New Offerings for Gorey Collectors

Edward Gorey died in 2000, but twelve years later publishers are still working to release some of his unpublished work.  Gorey illustrated books for 50 years and his distinctive style - both whimsical and Gothic - has spawned an entire sub-genre of collecting: “Goreyana.”  Three new (or re-printed) Gorey stories have arrived in bookshops this fall, just time to fill the Christmas stockings of Gorey collectors.

thoughtfulalphabets_gorey.jpeg From Pomegranate Press comes “Thoughtful Alphabets: The Just Dessert & the Deadly Blotter” (64 pp., $14.95).  “Thoughtful Alphabets” collects two previous Gorey publications which were only available if you managed to track down one of the out-of-print limited editions.  “The Just Dessert” was published by Fantod Press in a limited edition of 750 copies in 1997.  Today, copies of “The Just Dessert” command $200 and up.  The other story collected in “Thoughtful Alphabets” was also originally published by Fantod Press in 1997, again in an edition of 750 copies.  “The Deadly Blotter” retails for $200 and up from online booksellers.  Both stories are typical Gorey-esque plays on children’s alphabet books.

osbick.jpgPomegranate Pres also released “The Osbick Bird” (32 pp., $12.95), originally published in 1970 by Fantod Press as part of a small collection of books housed in a pink envelope entitled “Three Books from the Fantod Press: The Chinese Obelisks, The Osbick Bird, Donald has a Difficulty.”  “The Osbick Bird” was also included in the omnibus collection “Amphigorey Too.”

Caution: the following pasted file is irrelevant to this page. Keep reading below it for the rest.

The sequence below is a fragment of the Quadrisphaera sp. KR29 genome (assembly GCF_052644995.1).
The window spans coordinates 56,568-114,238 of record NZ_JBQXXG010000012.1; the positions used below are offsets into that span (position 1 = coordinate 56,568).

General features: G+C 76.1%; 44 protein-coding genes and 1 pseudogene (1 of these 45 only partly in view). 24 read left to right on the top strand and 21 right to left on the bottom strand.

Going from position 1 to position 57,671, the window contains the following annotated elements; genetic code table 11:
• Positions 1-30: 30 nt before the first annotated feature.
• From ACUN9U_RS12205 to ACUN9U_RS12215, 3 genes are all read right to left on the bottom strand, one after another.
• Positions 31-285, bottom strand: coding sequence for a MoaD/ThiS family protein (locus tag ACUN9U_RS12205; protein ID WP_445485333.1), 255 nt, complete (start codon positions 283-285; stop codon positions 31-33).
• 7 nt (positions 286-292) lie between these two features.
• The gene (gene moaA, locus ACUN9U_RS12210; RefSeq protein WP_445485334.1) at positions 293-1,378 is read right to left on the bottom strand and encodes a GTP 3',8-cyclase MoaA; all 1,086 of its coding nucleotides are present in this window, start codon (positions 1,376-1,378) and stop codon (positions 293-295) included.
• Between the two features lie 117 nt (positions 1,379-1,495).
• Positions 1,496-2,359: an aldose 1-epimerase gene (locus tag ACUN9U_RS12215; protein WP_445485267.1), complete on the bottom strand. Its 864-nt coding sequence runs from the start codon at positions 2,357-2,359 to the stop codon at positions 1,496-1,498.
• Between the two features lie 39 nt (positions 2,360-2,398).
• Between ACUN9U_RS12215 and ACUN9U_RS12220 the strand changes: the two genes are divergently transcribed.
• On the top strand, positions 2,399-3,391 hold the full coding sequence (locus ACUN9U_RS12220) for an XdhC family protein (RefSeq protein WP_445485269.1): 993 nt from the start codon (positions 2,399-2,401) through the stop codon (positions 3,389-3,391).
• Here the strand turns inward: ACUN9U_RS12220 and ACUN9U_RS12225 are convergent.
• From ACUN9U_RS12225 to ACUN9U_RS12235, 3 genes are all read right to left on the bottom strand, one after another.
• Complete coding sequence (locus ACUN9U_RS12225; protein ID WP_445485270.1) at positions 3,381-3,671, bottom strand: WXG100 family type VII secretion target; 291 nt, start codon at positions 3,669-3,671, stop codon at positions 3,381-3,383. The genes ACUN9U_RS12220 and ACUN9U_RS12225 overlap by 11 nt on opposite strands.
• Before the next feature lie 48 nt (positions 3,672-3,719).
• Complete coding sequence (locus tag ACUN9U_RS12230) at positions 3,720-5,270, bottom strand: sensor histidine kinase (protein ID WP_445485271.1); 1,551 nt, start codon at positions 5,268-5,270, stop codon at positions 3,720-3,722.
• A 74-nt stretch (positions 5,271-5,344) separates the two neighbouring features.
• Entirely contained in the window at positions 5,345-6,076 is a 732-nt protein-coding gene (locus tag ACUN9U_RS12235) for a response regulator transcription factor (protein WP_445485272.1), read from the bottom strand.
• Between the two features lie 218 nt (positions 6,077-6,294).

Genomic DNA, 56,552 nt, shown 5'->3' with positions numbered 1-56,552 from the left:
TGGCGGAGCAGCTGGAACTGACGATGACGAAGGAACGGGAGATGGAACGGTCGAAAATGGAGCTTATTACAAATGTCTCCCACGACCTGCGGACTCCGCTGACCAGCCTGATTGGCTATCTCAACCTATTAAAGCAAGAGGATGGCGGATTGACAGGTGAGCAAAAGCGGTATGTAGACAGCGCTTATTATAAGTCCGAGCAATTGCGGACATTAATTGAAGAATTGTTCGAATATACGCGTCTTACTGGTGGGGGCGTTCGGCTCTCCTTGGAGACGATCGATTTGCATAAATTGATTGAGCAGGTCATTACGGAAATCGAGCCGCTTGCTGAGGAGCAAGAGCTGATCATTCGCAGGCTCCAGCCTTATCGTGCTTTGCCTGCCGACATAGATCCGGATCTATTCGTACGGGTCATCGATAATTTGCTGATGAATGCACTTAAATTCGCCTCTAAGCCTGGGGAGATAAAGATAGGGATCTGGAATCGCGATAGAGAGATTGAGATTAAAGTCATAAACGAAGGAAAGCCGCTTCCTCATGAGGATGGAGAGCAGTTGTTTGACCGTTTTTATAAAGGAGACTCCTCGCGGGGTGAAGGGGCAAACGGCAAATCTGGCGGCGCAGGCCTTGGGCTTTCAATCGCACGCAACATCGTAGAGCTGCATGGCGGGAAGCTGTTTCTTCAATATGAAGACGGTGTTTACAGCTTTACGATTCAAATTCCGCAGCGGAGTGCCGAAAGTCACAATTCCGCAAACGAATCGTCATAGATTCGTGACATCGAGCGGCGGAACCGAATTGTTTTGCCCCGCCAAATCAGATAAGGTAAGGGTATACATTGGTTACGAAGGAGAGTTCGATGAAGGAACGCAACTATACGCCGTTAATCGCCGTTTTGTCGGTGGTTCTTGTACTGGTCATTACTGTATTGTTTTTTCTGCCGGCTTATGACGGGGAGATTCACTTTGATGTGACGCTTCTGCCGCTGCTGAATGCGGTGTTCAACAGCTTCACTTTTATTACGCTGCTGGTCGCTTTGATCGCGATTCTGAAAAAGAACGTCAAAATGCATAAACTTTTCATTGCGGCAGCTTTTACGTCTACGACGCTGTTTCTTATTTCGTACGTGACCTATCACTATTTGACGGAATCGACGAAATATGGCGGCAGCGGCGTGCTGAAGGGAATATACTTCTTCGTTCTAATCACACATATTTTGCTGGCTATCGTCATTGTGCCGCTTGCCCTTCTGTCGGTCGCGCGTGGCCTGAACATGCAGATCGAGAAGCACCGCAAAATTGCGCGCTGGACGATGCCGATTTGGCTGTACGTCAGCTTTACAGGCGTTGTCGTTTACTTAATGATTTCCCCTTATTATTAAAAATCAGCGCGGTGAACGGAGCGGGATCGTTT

melissamottled.jpgThe other new Gorey publication comes from Bloomsbury.  “Saint Melissa the Mottled” (48 pp., $12), is a previously unpublished story that Gorey penned but never illustrated.  The publishers are supplementing the text - in a welcome creative move or a cynical money-making ploy, depending on your point of view - with images from the Gorey archive.  Some of the illustrations have also never been published before.

And so the shelves of Goreyana around the world must expand to include a few more volumes. 

(Author’s note: My personal Gorey collection focuses on his wonderful covers for the John Bellairs books, some of my favorite reads from childhood).



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